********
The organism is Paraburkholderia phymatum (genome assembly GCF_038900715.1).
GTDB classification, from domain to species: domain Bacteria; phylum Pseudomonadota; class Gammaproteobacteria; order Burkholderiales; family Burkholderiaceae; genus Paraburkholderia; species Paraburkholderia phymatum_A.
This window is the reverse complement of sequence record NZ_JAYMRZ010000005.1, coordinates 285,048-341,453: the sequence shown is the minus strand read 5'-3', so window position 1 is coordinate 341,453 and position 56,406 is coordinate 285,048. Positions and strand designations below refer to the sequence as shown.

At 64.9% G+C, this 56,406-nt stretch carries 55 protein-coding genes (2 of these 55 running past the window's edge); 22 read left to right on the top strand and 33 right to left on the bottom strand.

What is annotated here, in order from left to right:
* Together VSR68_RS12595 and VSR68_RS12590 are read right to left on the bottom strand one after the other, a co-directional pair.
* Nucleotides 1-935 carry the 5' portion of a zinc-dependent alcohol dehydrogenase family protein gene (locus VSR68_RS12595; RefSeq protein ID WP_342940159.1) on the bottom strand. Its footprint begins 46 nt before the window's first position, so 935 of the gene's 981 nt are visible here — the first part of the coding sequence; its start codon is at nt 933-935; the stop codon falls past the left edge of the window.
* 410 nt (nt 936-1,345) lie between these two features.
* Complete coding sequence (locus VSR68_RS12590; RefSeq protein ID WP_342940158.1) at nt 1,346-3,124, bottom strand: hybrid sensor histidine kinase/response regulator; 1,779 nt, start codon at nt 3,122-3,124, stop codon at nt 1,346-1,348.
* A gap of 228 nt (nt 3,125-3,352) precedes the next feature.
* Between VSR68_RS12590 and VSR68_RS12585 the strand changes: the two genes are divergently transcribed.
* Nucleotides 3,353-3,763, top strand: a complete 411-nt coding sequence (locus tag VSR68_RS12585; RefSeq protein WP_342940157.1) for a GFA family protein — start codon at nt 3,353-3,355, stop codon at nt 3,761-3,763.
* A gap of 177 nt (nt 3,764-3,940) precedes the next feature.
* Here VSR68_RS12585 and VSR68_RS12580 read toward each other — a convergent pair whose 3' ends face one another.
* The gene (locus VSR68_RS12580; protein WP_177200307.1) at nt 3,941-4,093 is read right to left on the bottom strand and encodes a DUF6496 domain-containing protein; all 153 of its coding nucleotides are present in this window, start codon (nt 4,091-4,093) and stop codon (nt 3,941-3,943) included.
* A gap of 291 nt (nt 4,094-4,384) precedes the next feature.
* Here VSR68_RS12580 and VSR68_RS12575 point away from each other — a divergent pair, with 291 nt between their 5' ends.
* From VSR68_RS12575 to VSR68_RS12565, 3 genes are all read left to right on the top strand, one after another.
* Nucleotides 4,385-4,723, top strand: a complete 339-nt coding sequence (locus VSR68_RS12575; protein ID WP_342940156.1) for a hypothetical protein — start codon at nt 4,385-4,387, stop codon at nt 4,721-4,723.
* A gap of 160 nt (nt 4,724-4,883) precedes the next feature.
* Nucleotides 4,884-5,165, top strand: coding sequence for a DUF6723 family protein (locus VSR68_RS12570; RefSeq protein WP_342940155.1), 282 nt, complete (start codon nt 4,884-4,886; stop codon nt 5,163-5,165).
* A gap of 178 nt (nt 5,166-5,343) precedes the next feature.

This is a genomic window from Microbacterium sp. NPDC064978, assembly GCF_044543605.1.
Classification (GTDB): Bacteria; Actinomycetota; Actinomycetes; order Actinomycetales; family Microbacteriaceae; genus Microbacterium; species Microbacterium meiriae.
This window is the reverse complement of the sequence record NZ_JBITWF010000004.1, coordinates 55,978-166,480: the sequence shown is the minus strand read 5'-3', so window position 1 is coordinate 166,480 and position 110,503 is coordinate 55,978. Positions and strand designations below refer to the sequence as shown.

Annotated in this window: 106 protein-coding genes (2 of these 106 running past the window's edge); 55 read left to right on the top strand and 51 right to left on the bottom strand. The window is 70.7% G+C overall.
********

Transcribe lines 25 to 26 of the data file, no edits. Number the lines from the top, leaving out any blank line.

This window is the reverse complement of the sequence record NZ_JBITWF010000004.1, coordinates 55,978-166,480: the sequence shown is the minus strand read 5'-3', so window position 1 is coordinate 166,480 and position 110,503 is coordinate 55,978. Positions and strand designations below refer to the sequence as shown.

Annotated in this window: 106 protein-coding genes (2 of these 106 running past the window's edge); 55 read left to right on the top strand and 51 right to left on the bottom strand. The window is 70.7% G+C overall.